BIRTH OF A RAILWAY

Shortly after John Howard was elected Prime Minister of Australia in 1996, I visited him at Parliament to outline a plan that I had to build an Inland Railway from Melbourne to Darwin via Parkes, Toowoomba, Brisbane, Gladstone, Mount Isa and Tennant Creek.

He has readily agreed to see me as I had been his honorary fund raiser for the marginal seats he had to win in order to be PM. I was not a member of the Liberal Party and had done this with no strings attached as he was an old friend, and still his.

Howard apologised and said he did not see it as a priority. He wanted to carry out all of his election promises and this was not one of them. That decision blows the theory that politicians are duty bound to repay political debts, not that I ever expected him to do so.

I decided to undertake the project privately and formed a company that I called Australian Transport and Energy Corridor Ltd which is still operating 21 years later. It is largely responsible for the decision in last Tuesday’s Budget to fund the Melbourne Brisbane section of the Inland Railway.

Let me tell you the story of two decades of persistence. Continue reading “BIRTH OF A RAILWAY”

Inland Rail: Only “red tape and political gutlessness” stopping simple project more than 100 years in making.

Feature article by Michael Madigan in The Courier-Mail  20 August 2016

IT’S a bit like our own infrastructure version of the “Yowie’’ – plenty have seen visions of it, but no-one has been able to capture this magnificent, mythical 1700km rail corridor holding the key to untold economic riches.
The Inland Rail has glittered with promise in the Australian subconscious ever since 1893 when a consortium of Victorian businessmen announced they would build it to link Melbourne to the gold fields of Normanton in far-north Queensland.
Politics, mingled with the still bewildering array of rail gauges across this nation, put an end to their dreams, but the notion of laying down a silver ribbon across Australia’s fertile, inner interior has stirred nation-building dreamers ever since. Continue reading “Inland Rail: Only “red tape and political gutlessness” stopping simple project more than 100 years in making.”

Time has come to search for Nation Builders

To find Australia’s last nation building venture we must go back two thirds of a century to the Snowy River.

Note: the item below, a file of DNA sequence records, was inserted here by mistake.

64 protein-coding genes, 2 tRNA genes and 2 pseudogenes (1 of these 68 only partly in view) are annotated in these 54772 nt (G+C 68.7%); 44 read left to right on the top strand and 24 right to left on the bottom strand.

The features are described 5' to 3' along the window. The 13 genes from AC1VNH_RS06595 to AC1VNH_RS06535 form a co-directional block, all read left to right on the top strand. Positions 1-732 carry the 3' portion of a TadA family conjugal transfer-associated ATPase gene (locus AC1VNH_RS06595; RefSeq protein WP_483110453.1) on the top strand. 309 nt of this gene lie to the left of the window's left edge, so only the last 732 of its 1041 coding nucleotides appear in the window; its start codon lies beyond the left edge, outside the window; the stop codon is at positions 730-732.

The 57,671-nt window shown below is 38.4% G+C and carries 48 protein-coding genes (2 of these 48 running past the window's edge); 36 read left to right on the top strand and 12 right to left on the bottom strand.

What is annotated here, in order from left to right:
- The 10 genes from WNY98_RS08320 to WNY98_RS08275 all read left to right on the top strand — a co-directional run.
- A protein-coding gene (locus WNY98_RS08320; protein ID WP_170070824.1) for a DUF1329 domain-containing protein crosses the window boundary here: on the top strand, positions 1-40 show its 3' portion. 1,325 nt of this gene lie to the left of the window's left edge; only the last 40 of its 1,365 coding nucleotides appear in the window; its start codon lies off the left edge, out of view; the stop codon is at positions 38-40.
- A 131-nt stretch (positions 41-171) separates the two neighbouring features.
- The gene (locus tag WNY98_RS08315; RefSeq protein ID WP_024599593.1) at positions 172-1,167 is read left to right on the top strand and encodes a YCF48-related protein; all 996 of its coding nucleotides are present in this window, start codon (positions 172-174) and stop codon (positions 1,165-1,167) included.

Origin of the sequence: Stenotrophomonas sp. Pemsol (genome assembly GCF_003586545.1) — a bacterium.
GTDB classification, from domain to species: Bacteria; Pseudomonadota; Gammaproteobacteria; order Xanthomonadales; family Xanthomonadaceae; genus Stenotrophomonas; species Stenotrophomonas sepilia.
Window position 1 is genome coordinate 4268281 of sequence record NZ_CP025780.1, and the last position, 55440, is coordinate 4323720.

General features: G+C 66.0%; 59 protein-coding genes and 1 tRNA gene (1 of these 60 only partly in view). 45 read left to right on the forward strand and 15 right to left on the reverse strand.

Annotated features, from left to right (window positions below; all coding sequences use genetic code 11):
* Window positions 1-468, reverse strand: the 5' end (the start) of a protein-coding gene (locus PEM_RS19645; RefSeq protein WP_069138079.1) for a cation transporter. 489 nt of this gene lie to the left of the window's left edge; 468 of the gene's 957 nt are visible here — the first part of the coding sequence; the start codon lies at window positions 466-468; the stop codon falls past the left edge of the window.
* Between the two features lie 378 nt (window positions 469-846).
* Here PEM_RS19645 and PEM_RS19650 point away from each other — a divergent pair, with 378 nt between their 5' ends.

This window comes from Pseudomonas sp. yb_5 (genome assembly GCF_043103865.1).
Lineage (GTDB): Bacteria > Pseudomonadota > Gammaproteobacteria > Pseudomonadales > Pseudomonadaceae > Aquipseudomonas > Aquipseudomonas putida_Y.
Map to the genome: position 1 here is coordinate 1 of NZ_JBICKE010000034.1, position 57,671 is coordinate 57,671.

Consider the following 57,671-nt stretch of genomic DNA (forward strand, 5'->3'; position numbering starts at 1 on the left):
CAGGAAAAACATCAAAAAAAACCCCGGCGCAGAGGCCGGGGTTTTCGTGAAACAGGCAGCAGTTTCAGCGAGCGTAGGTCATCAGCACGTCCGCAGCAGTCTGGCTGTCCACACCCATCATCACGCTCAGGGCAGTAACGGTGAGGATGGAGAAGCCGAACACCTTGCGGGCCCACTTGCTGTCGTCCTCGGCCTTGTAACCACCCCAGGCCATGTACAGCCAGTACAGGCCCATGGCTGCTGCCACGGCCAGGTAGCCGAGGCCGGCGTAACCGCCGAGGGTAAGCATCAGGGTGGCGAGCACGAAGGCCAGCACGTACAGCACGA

We have to take our minds back the same number of years to discover a nation builder, Flynn of the Inland, the man on our twenty dollar notes, who founded the Flying Doctor Service, Pedal Radio, School of the Air and two dozen bush hospitals in very remote places.

One does not have to be a genius to come to the considered view that it is time to revive the fine traditions of the grand pioneers after 65 dormant years of fostering the good life in preference to investing in the future of a great nation.

To emphasise our passive attitude to nation building, let me tell you about an experience I had two decades ago. Continue reading “Time has come to search for Nation Builders”

Why our railways must triumph over roads.

The foundation of Australia’s growth as a nation was based on railways. They spread out like tentacles over the habitable areas of the continent from every capital city, and they were the basis on which commerce and industry were built.

Unfortunately, they had defects that downgraded their ability to serve the needs of a growing nation as they were focused on directing passengers and freight to capital cities, thereby causing unbalanced development — too much population concentrated in too few places. Continue reading “Why our railways must triumph over roads.”

Rail and Water Agenda for an Infrastructure Prime Minister

Article written for On Line Opinion “Under New Management” feature.

I greeted with enthusiasm Tony Abbott’s election comment that he wanted to be remembered in history as Australia’s Infrastructure Prime Minister. I formed the view that his words were welcomed by many who have genuine concern that our nation has an appalling record of neglected infrastructure stretching back for far more the half a century that has elapsed since the Snowy Mountains Project became a reality.

During this time, there has been a steady, but not spectacular, investment in roads and some expansion of ports, but very little spent on railways or water. If the PM can make a difference in these two areas, it will make an enormous contribution to the progress of the nation. Continue reading “Rail and Water Agenda for an Infrastructure Prime Minister”